Bank Lending and Acquisition Finance

Borrowers press their advantage

The outlook for the credit market is largely stable. Almost half of the participants in a survey by the Loan Market Association (LMA) said they do not expect volumes to change much in the next 12 months. In acquisition finance, over half of the respondents identified a slightly positive trend. At the same time, alternative lenders are likely to increase their share of the market – partly because the ECB is scrutinizing banks and their lending business more carefully.

As lenders, traditional banks are under increasing pressure and are responding by offering more flexible conditions where possible – much to the benefit of borrowers, who are more than happy to take advantage of these favorable conditions. The trend at the banks themselves is towards cost reduction: legal departments are increasingly turning to legal tech solutions, while lawyers' hourly fees continue to sink.

Private equity flood lends firms a boost

Even among financing practices, the competition remains fierce. The huge pressure on costs in advising banks means more and more teams are trying to get a foot in the door on the borrower side. The flourishing private equity market is providing more opportunities here than it has for years – opportunities that heavyweights such as Latham & Watkins and ambitious outfits such as Gleiss Lutz know exactly how to use.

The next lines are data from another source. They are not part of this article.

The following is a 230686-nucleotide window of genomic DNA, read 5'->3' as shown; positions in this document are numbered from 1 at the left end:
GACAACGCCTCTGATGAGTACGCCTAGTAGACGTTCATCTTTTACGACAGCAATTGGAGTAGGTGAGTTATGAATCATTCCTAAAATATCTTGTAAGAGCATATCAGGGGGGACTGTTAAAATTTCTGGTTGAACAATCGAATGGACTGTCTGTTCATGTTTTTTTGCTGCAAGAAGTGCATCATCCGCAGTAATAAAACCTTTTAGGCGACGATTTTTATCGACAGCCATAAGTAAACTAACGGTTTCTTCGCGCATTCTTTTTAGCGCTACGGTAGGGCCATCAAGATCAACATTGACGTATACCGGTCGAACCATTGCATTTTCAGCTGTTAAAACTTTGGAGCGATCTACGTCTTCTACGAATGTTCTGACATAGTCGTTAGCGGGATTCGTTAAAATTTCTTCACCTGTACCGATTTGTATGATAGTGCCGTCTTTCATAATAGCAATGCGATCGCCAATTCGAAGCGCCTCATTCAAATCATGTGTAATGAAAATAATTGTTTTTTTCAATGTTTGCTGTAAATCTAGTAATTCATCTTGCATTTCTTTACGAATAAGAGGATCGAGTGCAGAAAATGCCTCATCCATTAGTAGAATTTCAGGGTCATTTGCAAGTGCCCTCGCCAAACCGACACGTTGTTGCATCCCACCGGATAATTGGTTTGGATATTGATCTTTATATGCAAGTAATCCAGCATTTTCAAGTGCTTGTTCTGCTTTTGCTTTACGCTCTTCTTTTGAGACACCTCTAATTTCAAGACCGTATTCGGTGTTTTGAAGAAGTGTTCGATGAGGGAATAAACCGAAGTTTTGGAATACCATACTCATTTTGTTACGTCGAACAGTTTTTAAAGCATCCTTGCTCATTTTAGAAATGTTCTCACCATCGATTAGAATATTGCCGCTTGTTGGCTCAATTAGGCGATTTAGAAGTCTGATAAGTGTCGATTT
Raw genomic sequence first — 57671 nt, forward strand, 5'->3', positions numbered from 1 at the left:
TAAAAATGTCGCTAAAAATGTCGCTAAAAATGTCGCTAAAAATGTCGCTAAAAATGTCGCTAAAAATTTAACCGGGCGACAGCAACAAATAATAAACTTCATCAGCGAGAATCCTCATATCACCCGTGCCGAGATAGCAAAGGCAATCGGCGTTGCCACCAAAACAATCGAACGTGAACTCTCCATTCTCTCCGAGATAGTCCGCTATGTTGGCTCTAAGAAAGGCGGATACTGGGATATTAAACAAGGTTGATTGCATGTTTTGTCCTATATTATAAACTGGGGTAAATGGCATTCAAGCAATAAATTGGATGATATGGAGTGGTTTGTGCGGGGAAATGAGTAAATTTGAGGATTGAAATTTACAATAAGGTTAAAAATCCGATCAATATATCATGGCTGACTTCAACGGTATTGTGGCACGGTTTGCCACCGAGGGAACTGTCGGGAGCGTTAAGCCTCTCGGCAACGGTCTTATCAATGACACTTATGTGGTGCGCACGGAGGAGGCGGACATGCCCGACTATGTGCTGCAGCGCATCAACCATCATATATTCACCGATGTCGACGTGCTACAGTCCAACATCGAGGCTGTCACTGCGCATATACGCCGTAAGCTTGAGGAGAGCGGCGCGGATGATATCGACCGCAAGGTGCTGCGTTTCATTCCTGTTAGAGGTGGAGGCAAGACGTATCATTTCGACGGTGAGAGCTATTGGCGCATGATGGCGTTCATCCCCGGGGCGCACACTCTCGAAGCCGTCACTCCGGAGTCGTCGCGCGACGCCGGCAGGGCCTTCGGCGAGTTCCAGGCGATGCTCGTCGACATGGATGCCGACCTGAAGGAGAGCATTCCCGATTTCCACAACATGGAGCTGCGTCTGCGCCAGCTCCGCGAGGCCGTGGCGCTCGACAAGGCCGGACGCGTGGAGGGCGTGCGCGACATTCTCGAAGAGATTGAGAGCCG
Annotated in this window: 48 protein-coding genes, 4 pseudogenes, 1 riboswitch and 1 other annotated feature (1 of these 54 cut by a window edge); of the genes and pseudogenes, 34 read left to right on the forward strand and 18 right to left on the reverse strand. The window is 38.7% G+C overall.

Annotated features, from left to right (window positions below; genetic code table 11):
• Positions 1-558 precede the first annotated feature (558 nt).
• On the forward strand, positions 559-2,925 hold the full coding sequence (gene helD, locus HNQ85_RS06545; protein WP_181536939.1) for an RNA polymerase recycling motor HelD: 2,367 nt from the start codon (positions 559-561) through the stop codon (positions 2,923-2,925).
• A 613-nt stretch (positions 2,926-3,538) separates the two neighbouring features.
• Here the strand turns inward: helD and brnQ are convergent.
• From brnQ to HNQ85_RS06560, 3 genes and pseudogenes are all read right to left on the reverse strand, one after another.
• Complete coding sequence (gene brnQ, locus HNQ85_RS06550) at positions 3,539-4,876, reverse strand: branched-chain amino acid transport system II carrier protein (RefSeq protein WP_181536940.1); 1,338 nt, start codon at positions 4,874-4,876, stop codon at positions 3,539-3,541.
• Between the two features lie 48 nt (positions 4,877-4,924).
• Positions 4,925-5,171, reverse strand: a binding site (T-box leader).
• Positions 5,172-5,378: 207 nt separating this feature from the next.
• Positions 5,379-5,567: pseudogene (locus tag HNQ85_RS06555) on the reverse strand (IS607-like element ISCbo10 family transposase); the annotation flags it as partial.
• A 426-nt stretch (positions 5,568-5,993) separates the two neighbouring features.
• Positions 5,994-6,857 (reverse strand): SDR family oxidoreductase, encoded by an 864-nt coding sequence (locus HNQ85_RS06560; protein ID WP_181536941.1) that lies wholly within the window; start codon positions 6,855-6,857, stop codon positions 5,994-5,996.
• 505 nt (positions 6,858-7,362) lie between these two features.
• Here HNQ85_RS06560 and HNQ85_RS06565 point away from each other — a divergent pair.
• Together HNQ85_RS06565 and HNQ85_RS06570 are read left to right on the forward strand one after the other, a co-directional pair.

Linklaters poached Allen & Overy’s most important finance partner, Dr. Neil Weiand, while Taylor Wessing took on a respected team from the insolvent outfit King & Wood Mallesons. The biggest beneficiary of the revolving door, however, was Noerr, which won significant market presence following the arrival of an Ashurst partner last year.

Nobody, however, is making the mistake of relying too heavily on LBOs, as they did in the boom years. Instead, most market participants are trying to establish balanced teams that can straddle the interfaces between capital markets, funds, infrastructure projects and restructuring work.

 

This subchapter discusses those law firms which advise banks and companies, not just on normal loans but also on acquisition finance. The advisory work of law firms in all forms of debt finance, for example transactions initiated by private equity houses, is of particular interest here. Information concerning advice on real estate, project and ship finance can be found in the chapters ?real estate and ?energy law.